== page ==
|Families should take their||Single Men must have|
Pewter plates, or wooden treuchers
Knives and forks, and spoons
Metal cups and mugs
Tea kettles, and saucepans
Working tools, of all descriptions.
(A large tin can, or watering pot would be useful.)
|A bed or mattress|
A metal plate, or wooden trencher
Some kind of metal cup or mug
Knife, fork, and spoon
All, or any of which, may be procured at Portsmouth, if the parties arrive there unprovided.
|* See Capt. Hale's Instructions, p. 72|
Besides various other portable articles in domestic use (especially of metal) according as families may be provided. A cask, not exceeding the size of a hogshead, or 60 gallons, affords an excellent and dry case, for packing such articles as are not likely to be wanted 'till the end of the voyage. All packages should be marked with the owners name, in large letters. Five hundred weight of luggage is allowed to be taken by each individual, above 14 years of age.
The following is the lowest outfit, recommended to Parishes for their Laborers, of course, including such articles as they already possess.
|A fur cap
A warm great coat
A flushing jacket & trowsers[sic]
A duck frock and trowsers
A canvas frock and two pairs of trowsers
|Two Jersey frocks|
Four pairs of stockings
Three pairs of shoes
A bible and prayer book
Women in the same proportion, especially a warm cloak.
All the above may be purchased at Petworth.
It is also a matter of great importance, that emigrants should take with them a good character, (if they should have the happiness to possess one,) fairly written, and well attested; also, copies of marriage or baptismal registers, or any other certificates or papers likely to be useful; the whole to be inclosed in a small tin case.
Soon after the publication of the above, all the passages on board the Lord Melville, were engaged; and the Committee were compelled, for a time, to decline receiving any more deposits:-but the applications continuing to be very numerous, some of them from parishes in the adjoining counties, and from places not originally contemplated, (it having even been proposed to send one party overland from Royston, in Cambridgeshire,) they at length decided upon engaging the Eveline, another first class ship, and made arrangements, that both vessels should be brought up into the harbour of Portsmouth, and sail from thence, on the same day. This accordingly took place, on the 11th of April, the number on board the two ships being as stated hereafter.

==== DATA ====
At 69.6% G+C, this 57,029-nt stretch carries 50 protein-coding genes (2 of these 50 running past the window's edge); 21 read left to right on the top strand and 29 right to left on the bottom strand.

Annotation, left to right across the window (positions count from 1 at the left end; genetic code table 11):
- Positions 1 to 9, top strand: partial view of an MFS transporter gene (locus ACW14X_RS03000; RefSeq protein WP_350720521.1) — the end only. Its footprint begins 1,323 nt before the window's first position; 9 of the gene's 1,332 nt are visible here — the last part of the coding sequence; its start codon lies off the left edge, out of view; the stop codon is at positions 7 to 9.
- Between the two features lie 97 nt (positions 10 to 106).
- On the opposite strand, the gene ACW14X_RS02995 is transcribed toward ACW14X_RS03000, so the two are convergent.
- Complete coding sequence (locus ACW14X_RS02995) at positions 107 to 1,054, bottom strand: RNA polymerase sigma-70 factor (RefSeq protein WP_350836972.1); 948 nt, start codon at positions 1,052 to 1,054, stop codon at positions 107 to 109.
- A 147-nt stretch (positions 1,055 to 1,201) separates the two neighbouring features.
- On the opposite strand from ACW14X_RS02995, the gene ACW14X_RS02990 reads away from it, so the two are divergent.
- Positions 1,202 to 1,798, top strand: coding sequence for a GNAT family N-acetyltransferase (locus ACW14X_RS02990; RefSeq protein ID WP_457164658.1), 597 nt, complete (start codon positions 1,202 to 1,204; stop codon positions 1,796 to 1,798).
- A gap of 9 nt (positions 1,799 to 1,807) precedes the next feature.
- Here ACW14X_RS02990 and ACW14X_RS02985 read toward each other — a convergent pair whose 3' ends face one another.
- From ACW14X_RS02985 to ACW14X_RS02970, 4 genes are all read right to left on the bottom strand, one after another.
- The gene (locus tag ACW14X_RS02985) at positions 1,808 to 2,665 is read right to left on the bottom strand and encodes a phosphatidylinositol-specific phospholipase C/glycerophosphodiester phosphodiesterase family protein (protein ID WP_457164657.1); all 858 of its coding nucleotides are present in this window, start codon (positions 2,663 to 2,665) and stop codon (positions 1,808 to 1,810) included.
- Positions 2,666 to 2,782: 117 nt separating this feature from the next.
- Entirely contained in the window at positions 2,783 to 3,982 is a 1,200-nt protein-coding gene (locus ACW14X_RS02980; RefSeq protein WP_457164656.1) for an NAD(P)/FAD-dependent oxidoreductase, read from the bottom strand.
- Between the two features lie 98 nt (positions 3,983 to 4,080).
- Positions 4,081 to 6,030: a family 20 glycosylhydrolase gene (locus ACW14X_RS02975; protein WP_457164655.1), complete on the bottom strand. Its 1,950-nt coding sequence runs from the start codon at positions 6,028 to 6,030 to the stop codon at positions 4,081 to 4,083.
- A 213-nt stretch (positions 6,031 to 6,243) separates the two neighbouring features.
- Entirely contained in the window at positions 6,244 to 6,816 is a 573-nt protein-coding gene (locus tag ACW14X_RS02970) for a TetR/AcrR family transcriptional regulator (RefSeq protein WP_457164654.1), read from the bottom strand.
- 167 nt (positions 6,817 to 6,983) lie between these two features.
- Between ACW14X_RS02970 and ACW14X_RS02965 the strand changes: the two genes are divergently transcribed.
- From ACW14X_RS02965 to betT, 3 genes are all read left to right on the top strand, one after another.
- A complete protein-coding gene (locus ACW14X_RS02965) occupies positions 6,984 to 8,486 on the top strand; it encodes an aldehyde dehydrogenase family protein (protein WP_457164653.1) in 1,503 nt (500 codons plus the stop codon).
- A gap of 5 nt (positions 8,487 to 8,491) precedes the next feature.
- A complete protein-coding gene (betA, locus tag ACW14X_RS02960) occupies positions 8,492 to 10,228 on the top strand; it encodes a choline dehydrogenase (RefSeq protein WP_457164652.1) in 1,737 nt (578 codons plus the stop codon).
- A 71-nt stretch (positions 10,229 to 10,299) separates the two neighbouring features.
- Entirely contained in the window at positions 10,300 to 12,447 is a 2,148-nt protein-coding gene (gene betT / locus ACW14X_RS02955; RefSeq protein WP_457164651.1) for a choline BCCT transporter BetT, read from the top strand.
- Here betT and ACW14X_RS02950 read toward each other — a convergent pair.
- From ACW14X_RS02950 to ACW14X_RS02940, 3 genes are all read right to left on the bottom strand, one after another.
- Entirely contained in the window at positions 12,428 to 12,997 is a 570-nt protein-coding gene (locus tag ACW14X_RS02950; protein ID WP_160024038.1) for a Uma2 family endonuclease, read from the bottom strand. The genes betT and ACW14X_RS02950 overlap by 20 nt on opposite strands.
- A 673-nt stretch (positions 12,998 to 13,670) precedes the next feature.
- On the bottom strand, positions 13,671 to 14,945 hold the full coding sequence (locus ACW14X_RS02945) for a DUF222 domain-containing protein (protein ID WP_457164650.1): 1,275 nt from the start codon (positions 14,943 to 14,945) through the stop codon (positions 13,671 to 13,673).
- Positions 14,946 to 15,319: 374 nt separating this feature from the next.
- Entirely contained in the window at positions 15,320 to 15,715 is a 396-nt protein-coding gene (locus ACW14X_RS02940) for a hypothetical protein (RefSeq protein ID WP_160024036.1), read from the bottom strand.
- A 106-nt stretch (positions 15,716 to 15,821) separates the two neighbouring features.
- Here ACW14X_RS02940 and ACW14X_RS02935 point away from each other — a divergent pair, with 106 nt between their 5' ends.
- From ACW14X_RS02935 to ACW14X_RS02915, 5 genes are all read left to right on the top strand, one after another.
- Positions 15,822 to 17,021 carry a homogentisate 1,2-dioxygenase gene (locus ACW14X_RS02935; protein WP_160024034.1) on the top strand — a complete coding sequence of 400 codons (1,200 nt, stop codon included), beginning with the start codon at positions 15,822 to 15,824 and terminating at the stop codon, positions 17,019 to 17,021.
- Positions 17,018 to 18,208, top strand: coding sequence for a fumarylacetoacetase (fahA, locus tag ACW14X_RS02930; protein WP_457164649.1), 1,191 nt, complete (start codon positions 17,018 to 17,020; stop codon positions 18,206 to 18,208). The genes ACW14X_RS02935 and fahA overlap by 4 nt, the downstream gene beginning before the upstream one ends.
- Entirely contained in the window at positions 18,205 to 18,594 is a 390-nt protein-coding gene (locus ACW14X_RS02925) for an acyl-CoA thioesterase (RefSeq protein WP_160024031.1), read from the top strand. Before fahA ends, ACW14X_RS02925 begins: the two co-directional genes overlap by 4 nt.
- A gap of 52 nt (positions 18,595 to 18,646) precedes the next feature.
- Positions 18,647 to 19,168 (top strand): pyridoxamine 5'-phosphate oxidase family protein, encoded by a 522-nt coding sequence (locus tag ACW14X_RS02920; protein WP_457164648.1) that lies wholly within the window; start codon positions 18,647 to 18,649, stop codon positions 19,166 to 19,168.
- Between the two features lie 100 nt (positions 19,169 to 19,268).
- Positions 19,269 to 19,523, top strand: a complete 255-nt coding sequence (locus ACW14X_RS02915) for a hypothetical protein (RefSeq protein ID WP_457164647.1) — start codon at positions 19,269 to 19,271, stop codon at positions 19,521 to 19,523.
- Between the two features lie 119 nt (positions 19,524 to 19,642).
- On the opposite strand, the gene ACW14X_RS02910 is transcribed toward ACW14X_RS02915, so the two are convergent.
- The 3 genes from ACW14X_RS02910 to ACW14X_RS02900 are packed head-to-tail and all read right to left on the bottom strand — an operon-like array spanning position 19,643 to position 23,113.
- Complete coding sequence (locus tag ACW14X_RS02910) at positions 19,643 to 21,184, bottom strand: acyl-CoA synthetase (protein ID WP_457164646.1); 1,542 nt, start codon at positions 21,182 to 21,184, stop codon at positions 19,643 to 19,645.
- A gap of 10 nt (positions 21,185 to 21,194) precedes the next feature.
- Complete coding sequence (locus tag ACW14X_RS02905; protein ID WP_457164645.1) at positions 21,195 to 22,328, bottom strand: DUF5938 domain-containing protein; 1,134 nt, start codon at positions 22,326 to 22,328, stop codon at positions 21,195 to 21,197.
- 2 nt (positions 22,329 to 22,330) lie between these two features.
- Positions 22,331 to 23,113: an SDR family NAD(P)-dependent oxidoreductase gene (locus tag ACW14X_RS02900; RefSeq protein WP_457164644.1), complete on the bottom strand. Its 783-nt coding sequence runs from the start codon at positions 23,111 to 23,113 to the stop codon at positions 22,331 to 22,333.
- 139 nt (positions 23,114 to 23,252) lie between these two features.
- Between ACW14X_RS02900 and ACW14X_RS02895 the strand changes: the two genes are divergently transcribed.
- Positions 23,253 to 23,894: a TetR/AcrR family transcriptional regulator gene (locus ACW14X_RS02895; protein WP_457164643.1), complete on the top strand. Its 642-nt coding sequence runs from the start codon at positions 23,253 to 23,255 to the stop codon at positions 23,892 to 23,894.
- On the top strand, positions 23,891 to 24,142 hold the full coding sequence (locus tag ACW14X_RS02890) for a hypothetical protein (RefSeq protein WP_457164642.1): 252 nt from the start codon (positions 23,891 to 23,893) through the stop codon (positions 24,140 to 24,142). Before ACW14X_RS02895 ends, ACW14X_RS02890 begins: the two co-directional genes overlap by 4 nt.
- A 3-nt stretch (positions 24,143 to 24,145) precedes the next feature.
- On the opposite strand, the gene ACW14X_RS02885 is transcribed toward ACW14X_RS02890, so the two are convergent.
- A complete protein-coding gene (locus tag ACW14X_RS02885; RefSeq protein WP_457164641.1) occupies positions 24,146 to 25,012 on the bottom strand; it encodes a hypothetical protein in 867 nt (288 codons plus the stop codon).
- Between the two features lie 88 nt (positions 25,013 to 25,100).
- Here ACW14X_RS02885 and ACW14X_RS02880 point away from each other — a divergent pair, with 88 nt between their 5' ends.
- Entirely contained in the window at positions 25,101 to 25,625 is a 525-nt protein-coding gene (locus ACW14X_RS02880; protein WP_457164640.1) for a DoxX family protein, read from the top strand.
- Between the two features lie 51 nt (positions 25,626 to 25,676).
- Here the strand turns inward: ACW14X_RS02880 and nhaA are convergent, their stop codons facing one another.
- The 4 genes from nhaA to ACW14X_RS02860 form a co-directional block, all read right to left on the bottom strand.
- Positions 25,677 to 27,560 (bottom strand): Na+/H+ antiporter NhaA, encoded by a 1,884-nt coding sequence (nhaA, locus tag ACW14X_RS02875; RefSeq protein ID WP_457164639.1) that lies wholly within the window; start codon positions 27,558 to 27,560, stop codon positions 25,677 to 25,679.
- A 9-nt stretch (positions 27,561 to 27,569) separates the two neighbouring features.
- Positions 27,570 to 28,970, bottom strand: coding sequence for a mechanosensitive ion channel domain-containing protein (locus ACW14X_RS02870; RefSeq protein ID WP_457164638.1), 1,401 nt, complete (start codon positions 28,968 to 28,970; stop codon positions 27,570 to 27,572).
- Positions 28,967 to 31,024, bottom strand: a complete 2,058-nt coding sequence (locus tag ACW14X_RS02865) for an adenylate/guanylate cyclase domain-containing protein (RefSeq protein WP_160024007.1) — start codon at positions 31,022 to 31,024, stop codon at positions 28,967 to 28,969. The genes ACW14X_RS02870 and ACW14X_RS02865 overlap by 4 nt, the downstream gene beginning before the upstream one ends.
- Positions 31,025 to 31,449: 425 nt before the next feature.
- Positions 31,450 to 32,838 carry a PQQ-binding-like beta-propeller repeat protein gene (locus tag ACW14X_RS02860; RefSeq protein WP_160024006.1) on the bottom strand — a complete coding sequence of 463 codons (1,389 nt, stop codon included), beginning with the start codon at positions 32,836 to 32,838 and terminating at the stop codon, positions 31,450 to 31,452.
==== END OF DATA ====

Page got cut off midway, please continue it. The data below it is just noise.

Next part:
The passage was unfortunately longer, and more rough, than is usual at that season, to the great, though unavoidable, discomfort of many on board; but the whole party, excepting one infant in each ship, (who died at sea) reached Quebec, alive, and generally speaking, in good health. At that place, one unfortunate young man was drowned, in consequence of excess in drinking, and another, from the same cause, at Montreal. (See Neal, p. 5) The party quitted the latter place, just two days before the appearance of the cholera there, and (with one or two exceptions) entirely escaped its ravages, during their progress up the country; although it afterwards, unhappily, broke out, with great violence, where some of them had settled. (See Capelains letter, p. 16) After the emigrants arrived at York, they were forwarded to various places in the province, by direction of the Lt. Governor Sir J. Colborne, and either settled on land, or got immediate employment, at high wages. They seem indeed to be so happily distributed, as to afford a hope, that, in the language of some of their own letters, they will not only, "do themselves some good," but also be able, materially to assist the first efforts, of those of their former neighbours, who may hereafter be disposed to join them: and it is not, perhaps, going too far, to indulge the expectation, that some of the settlements formed by these Sussex emigrants will, eventually, become of great importance in the province. One, in the fast improving government township of Adelaide, to which a considerable number of them was sent, has already been called by the Surveyor, "Goatcher," after the name of an industrious, and worthy man, from Pulborough, in this County, who had charge of the party in the Eveline.
It will be seen that the letters and extracts from a chronological series from the day of the sailing of the two ships, from Portsmouth, down to the date of the last letter (November 21st.) Many others have been received, but they are either not so explanatory, as those which are given, or merely contain repetitions of the same facts.